Fit: Going true to size will be your best bet and thanks to the low and wide base, wide-footers need not worry about going up half a size as the 11 fits around your foot nicely, minus the excess volume in the toebox area. The Kobe 11 falls just short of feeling like an extension of your foot that feels like nothing is there. Had Nike used the TPU strands strategically instead of throughout the entire upper the Kobe 11 might have given us an even better experience. However, as mentioned in the materials section, the Kobe 11 sacrifices one-to-one fit — that usually comes with Flyknit — for structure and support and I never once said, “I wish the upper and fit was a little better” during my time in the Kobe 11. The extremely lightweight feel and freedom of movement on the Kobe 11 will have you worried about your game rather than what’s on your feet.

Support: The Kobe signature line has always been one of the most versatile basketball models on the market. Every year a variety of players at different positions and play styles lace up the latest Kobe model knowing it can provide their every need on the hardwood. Fans of the signature line will be happy to know the the Kobe 11 is no different. Using two lateral outriggers on the forefoot and heel for increased stability on a variety of cuts, the Kobe 11 can be used fast or slow. Other standard features such as an internal heel cup and a solid lacing system keep your foot where it belongs to get the most out of that amazing cushion setup. Everything works in unison to support you at all times without feeling overwhelming whatsoever.

Overall: Let’s get one thing out of the way: the Kobe 11 does not have a lot of value. With a retail price of $200 you can absolutely get an experience just as good for a much more reasonable price. But it’s still a Kobe, and his “last” one at that, so paying a premium price shouldn’t surprise us. When you take price out of the equation the Kobe 11 is still a very solid performer. With its dynamic cushion setup and versatile support system, any player at any position can lace up the Kobe 11 and find an enjoyable experience. Had the traction been more consistent, regardless of play style and floor condition, the Kobe 11 would be up there with the best performing models in the entire signature line. However, with conflicting experiences with the traction and a steep entry fee, the Kobe 11 falls just short of greatness yet still achieves very high levels of performance that cannot be denied.




  1. Dig the review Jarron! Good stuff. I’m personally loving the 11s. When I slip it’s on a crappy/dusty rec center floor that I even slip with my Kobe 9s and Jordan XX9s on.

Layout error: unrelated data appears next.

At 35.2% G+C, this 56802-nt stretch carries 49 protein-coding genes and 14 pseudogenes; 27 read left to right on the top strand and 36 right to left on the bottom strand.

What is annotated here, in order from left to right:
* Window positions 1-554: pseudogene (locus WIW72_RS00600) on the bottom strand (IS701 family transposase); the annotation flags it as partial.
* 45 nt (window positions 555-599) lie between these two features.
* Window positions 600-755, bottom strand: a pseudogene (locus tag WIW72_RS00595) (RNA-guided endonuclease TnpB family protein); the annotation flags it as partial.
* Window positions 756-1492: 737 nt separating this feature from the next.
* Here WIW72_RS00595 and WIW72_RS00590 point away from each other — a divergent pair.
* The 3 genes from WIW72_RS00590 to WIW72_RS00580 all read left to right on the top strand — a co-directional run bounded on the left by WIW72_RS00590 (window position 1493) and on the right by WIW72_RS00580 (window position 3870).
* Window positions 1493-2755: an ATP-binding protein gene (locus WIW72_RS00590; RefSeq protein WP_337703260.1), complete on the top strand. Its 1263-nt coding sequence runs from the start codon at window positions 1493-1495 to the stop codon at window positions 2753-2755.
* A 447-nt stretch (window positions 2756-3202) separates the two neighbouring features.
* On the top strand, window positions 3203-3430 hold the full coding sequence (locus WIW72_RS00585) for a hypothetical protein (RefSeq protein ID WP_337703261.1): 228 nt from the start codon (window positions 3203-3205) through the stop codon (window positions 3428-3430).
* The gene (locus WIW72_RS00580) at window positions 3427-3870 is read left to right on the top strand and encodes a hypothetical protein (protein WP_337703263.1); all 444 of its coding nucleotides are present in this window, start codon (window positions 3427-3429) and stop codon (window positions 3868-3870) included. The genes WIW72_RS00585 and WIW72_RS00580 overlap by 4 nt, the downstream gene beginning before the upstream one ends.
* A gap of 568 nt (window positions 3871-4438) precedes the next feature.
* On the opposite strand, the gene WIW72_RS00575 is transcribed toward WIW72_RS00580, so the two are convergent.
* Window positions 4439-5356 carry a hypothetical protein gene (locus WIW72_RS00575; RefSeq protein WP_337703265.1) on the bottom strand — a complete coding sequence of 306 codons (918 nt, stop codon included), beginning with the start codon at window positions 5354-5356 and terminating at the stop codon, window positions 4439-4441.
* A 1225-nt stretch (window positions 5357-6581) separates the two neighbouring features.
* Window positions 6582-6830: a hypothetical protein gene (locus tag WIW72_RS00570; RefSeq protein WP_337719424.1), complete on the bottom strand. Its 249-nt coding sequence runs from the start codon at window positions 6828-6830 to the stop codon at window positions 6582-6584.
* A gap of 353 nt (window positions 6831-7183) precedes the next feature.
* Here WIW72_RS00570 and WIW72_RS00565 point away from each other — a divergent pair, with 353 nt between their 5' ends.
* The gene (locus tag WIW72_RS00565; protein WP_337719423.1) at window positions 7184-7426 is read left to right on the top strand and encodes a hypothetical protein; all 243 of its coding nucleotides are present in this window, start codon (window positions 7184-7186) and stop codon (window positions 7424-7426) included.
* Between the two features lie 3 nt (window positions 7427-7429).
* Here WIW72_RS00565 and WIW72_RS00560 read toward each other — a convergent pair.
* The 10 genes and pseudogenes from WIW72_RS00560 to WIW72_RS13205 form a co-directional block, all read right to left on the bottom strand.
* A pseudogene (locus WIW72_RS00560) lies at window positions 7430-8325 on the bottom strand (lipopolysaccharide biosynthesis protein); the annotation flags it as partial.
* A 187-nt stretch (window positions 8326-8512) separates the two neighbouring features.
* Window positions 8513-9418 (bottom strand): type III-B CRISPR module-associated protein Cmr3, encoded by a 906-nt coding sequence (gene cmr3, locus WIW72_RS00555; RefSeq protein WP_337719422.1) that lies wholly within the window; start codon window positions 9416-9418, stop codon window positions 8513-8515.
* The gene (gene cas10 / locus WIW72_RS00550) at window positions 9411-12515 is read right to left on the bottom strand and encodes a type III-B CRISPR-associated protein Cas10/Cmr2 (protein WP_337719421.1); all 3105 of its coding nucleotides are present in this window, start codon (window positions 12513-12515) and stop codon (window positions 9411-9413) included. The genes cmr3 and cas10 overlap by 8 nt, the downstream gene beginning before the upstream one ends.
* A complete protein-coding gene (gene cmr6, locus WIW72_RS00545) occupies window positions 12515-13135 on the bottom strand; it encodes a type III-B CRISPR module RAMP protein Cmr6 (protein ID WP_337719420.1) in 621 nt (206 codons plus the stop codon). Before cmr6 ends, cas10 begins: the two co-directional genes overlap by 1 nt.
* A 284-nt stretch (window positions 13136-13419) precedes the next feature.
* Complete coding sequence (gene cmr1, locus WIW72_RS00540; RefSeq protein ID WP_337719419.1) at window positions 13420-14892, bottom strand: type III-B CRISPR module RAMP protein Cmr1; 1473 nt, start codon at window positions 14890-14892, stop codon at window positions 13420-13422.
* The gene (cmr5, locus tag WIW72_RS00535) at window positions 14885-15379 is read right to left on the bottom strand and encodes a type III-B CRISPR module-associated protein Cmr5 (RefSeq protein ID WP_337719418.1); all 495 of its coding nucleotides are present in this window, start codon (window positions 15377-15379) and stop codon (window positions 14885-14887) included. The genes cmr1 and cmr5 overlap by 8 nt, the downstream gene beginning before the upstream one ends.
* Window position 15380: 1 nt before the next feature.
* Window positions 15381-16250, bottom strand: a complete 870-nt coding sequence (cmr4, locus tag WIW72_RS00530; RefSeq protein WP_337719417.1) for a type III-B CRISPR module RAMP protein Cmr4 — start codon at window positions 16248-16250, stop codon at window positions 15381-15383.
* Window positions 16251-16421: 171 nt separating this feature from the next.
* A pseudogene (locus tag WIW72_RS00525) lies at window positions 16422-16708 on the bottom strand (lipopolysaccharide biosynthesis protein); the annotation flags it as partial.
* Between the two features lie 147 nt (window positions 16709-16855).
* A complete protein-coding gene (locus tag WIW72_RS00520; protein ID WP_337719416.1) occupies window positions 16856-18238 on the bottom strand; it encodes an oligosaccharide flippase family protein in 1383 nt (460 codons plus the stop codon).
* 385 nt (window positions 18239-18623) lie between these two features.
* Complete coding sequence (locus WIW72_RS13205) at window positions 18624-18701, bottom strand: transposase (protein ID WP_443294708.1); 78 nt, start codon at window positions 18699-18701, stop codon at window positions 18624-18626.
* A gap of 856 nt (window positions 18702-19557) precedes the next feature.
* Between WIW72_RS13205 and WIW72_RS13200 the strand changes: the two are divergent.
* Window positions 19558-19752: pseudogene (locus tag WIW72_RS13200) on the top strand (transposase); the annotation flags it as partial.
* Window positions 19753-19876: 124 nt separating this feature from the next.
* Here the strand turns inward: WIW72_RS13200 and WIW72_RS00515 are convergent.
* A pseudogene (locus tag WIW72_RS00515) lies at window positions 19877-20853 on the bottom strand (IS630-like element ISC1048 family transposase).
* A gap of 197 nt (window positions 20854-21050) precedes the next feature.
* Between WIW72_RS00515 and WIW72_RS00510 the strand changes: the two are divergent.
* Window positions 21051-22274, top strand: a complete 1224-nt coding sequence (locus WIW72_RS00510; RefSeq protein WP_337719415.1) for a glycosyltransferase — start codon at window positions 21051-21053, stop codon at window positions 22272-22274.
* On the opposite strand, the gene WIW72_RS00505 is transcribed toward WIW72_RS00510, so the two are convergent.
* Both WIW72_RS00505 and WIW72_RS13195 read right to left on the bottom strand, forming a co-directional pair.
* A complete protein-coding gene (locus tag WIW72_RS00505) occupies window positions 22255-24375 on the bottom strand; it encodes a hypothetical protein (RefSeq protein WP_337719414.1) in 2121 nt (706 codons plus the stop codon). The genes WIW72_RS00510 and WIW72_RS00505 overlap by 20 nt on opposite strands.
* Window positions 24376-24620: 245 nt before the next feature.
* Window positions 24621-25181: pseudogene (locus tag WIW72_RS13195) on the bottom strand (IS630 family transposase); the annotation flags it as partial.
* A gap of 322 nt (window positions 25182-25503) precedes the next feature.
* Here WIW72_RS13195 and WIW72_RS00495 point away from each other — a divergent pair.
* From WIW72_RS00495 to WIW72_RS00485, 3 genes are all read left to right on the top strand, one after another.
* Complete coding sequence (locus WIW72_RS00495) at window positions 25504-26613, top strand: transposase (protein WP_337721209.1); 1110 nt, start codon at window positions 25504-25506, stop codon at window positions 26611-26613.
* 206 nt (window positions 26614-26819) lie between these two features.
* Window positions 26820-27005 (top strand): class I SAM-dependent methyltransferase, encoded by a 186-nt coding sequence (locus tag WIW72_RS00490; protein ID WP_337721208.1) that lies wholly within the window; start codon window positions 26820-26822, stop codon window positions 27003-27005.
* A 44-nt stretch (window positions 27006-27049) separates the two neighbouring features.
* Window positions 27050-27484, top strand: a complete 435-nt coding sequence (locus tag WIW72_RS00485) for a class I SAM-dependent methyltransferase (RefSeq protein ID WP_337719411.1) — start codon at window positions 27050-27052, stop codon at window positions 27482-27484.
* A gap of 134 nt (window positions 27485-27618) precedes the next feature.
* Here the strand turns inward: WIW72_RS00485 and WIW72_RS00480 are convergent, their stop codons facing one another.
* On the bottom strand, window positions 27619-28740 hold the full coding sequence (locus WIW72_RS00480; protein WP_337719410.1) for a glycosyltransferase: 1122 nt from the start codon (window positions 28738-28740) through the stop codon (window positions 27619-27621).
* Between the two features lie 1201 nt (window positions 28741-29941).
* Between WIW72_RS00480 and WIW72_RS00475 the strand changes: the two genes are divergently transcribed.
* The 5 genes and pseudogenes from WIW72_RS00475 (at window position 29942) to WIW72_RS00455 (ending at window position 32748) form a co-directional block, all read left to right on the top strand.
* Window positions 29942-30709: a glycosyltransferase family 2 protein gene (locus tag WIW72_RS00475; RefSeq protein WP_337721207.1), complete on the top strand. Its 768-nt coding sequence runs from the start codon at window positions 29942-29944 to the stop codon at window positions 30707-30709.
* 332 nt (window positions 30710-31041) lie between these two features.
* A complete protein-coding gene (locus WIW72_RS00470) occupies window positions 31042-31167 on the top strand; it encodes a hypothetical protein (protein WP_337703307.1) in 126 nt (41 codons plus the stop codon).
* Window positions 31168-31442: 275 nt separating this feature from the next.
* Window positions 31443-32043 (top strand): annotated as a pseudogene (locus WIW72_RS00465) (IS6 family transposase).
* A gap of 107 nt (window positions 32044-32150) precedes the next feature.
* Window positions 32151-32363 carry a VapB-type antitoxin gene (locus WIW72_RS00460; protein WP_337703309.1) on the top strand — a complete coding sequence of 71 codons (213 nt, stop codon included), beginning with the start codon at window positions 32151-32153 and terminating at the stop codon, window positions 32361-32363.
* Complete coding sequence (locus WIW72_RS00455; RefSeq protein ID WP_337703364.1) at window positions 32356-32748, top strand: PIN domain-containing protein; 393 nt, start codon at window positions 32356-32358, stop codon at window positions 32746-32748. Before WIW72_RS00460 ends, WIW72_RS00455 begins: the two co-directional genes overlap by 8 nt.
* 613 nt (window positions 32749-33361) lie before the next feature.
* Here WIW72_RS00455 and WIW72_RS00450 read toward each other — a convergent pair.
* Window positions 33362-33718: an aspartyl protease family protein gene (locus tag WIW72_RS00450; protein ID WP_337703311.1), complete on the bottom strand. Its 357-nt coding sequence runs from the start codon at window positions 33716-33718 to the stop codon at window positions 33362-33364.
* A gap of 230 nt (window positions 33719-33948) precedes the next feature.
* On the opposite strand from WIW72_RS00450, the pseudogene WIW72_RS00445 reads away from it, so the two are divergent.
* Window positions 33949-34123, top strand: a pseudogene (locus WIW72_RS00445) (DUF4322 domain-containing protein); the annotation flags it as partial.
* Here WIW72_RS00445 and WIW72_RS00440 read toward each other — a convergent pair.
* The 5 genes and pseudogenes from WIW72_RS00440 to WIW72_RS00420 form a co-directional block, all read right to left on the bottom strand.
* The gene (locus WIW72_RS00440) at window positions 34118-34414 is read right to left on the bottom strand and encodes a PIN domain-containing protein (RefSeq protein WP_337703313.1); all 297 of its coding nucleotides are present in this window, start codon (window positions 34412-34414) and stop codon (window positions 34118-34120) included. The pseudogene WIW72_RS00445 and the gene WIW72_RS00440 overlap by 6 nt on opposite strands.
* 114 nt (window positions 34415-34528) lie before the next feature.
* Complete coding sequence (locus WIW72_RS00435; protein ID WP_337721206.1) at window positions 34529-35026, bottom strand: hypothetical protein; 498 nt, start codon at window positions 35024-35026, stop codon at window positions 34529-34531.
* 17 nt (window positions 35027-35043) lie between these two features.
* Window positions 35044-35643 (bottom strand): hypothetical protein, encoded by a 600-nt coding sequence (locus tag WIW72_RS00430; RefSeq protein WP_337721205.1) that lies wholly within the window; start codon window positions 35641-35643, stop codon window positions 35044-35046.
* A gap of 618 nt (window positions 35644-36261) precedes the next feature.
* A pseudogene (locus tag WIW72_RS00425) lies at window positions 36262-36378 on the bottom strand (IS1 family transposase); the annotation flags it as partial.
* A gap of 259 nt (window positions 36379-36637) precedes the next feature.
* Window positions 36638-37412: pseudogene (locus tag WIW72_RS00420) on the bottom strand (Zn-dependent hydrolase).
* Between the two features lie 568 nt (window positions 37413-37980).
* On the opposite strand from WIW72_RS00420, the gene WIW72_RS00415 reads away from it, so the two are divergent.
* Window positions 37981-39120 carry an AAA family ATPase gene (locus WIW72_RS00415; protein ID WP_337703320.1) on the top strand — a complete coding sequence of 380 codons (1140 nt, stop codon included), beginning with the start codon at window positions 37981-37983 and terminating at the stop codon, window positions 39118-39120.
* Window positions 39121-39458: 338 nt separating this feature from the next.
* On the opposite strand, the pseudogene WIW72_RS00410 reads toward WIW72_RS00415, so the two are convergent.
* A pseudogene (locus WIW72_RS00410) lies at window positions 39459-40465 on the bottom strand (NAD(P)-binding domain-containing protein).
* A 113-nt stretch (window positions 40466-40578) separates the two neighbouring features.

2. if you’re paying $200 for these, let’s face it, you’re paying for the fact that it’s a kobe, and for the fact that it’s beautiful shoe…i know i’m sure tempted to pick up the achilles and the last emperor for the latter reason…i’m sure they perform decently, but the kobe hasn’t been the best shoe on the market for a while now…

  3. Just like what Chris said…but I like that infographic. I guess stick with the 10s, hell go for the 9s for unstoppable traction.

  4. I play on one of the same courts you do (I recognized it in one of ur reviews) and the traction had me slipping a little bit more than the other kobes. And be careful when you wipe, too. I got a papercut (rubbercut?) when I did a really quick wipe while guarding someone on the perimeter.

    Otherwise these shoes are the kobe 8.1, which is awesome.

    Good review, and even though the rose 6 cushion is godlike and has better individual characteristics as the kobe 11, the 11 feels like a shoe thst works better as a whole than the rose 6. If that makes sense.

  5. Ive loved every kobe since the 5, and while none of them were my favorite of the year (with the exception of the 8), none of them had totally disappointed me neither (scratch that, the 7’s were garbage) but besides that the kobe line has been my favorite (nike). It suits me better than the KD/Kyrie/Lebron, and I might pick up the emperor CW, purely because its the last kobe. He’s my favorite player…

  6. I normally wear high or midtops for basketball because I sprain my ankles whenever I wear lowtops but I was wondering if the kobe 11’s actually provide security or would it not be a good shoe for me?

    1. I’m the same way. I bought the Kobe 11 and the lock down is amazing but if your ankles are weak like mine you’ll still want to tape your ankles as there’s nothing to provide rollover support.

      1. In another review, it said that the kobe 11 feels almost as if you couldnt tell it was a lowtop shoe, is that true?

    2. High tops or mid tops wont prevent any roll. If you try to move your feet from side to side, it rolls the same way in mids and lows. No resistance added in mids. Its just that when it rolls, it rolls. There’s no stopping it.